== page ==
The Centers for Disease Control and Prevention (CDC) says “Hepatitis” means inflammation of the liver. The liver is a vital organ that processes nutrients, filters the blood, and fights infections. When the liver is inflamed or damaged, its function can be affected. Heavy alcohol use, toxins, some medications, and certain medical conditions can cause hepatitis. However, hepatitis is most often caused by a virus. In the United States, the most common types of viral hepatitis are Hepatitis A, Hepatitis B, and Hepatitis C.
Senior Associate with the Johns Hopkins Center for Health Security, Amesh Adalja, MD joined me to answer some questions about hepatitis A.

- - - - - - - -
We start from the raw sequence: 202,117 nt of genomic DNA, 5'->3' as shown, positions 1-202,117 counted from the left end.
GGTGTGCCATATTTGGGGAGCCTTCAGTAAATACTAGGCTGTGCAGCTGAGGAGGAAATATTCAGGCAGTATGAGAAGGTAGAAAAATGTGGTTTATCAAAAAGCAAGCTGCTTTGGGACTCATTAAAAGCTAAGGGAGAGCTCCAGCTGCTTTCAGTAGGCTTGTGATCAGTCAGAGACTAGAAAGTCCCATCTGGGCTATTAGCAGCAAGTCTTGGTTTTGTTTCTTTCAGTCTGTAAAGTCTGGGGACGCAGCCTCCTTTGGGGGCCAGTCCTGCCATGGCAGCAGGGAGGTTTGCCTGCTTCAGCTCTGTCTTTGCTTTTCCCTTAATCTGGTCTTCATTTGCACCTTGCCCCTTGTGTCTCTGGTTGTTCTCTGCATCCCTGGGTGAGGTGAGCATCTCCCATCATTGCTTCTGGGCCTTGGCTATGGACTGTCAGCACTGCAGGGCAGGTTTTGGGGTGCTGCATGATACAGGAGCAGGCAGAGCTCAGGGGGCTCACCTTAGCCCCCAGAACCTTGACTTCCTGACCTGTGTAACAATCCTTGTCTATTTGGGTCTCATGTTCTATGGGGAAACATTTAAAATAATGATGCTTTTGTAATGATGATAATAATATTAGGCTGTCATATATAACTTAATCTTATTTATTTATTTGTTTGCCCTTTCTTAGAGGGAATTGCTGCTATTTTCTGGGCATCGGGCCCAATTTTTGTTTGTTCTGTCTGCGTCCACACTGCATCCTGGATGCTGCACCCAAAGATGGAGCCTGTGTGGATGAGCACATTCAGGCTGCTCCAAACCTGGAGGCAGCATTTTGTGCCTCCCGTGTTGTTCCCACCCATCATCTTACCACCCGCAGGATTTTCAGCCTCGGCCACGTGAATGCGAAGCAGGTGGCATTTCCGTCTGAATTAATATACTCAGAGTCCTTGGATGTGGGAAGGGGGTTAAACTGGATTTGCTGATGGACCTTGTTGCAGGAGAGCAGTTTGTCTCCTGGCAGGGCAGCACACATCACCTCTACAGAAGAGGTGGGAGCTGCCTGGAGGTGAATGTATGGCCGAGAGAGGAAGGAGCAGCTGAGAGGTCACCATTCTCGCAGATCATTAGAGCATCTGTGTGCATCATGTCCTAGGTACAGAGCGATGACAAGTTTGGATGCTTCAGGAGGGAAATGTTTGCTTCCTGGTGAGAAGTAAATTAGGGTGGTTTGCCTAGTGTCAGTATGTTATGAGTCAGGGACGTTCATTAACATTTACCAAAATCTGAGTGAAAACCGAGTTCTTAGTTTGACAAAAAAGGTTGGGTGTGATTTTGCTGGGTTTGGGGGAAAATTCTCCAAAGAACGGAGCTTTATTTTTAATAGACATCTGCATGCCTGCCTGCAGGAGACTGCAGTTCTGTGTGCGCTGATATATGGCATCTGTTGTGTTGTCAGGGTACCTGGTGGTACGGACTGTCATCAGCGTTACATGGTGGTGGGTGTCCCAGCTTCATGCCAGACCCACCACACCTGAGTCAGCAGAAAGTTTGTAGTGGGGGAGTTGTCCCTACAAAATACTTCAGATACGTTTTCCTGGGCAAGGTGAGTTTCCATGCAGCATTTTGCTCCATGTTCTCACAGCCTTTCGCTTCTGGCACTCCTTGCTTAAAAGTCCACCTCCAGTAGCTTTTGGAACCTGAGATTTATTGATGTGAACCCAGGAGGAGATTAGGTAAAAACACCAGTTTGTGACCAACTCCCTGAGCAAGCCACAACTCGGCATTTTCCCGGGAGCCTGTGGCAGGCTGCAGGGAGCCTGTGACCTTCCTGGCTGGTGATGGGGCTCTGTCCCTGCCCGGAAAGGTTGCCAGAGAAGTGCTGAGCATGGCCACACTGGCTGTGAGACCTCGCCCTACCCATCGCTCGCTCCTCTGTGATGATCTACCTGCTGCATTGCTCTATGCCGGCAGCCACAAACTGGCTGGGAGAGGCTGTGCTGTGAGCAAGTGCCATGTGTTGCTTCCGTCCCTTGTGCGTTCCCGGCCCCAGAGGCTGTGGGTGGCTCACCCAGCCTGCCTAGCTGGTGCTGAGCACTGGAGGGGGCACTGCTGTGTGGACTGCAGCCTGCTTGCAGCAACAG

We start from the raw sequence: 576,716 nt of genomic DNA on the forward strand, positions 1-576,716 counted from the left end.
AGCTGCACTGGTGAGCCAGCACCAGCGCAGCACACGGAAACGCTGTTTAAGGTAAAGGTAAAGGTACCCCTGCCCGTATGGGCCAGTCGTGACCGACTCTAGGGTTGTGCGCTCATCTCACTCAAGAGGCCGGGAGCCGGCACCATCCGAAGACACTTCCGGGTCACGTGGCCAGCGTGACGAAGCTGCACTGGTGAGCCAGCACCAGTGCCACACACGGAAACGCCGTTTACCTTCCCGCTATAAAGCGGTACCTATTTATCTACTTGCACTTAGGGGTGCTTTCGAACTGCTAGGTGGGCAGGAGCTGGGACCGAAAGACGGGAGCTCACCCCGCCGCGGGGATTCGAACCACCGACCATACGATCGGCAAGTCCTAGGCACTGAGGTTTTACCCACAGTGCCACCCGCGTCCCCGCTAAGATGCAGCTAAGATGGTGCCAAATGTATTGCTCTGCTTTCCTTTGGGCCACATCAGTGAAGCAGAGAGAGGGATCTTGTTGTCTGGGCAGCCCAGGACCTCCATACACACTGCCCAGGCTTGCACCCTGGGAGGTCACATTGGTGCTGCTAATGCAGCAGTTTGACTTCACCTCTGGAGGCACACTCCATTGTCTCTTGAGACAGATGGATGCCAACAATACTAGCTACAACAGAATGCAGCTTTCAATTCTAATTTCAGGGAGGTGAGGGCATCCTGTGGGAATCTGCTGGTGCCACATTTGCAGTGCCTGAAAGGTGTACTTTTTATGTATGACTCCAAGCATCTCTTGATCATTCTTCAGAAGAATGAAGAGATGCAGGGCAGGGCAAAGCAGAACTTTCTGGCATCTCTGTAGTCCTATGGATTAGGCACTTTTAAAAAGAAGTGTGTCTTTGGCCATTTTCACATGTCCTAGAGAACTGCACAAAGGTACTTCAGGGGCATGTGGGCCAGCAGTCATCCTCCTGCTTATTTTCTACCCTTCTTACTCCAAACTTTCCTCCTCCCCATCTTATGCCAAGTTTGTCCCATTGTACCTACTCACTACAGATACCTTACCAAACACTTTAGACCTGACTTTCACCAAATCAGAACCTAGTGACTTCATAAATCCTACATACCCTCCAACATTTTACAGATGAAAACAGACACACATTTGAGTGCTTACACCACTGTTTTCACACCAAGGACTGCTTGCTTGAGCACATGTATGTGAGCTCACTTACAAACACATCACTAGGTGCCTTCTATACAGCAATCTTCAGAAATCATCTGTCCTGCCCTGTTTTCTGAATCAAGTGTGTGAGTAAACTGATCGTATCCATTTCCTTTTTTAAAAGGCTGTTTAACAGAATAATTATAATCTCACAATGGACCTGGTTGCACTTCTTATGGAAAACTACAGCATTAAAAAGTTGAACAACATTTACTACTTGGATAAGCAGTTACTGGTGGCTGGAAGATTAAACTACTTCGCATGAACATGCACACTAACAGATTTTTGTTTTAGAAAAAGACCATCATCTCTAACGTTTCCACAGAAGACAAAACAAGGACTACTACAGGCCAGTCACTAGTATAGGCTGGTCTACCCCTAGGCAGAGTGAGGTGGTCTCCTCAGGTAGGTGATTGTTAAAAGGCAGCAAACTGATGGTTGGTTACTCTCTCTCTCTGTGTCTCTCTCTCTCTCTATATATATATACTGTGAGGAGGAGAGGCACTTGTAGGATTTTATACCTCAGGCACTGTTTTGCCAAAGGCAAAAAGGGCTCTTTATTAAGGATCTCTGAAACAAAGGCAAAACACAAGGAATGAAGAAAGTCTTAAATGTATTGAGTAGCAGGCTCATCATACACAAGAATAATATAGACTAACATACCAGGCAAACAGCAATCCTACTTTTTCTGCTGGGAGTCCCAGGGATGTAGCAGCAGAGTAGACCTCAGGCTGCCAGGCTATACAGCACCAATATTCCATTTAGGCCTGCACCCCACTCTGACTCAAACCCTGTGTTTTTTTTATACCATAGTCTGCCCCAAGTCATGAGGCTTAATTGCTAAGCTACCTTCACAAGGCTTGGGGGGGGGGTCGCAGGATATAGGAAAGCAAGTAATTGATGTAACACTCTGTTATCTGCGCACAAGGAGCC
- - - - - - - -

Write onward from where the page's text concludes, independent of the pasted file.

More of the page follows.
- Cholera: The disease, the Yemen crisis and the vaccine
- Lyme disease, Stevia and the quest for better treatments
- Influenza: What is the H and what is the N?
- Breast cancer Q & A with Dr J. Leonard Lichtenfeld
- July is International Group B Strep Awareness Month
- Hantavirus: An interview with Dr Paul Ettestad
- Rhodesia’s top secret use of chemical and biological weapons: An interview with Dr Glenn Cross
Intro music: “Rapture” by Ross Bugden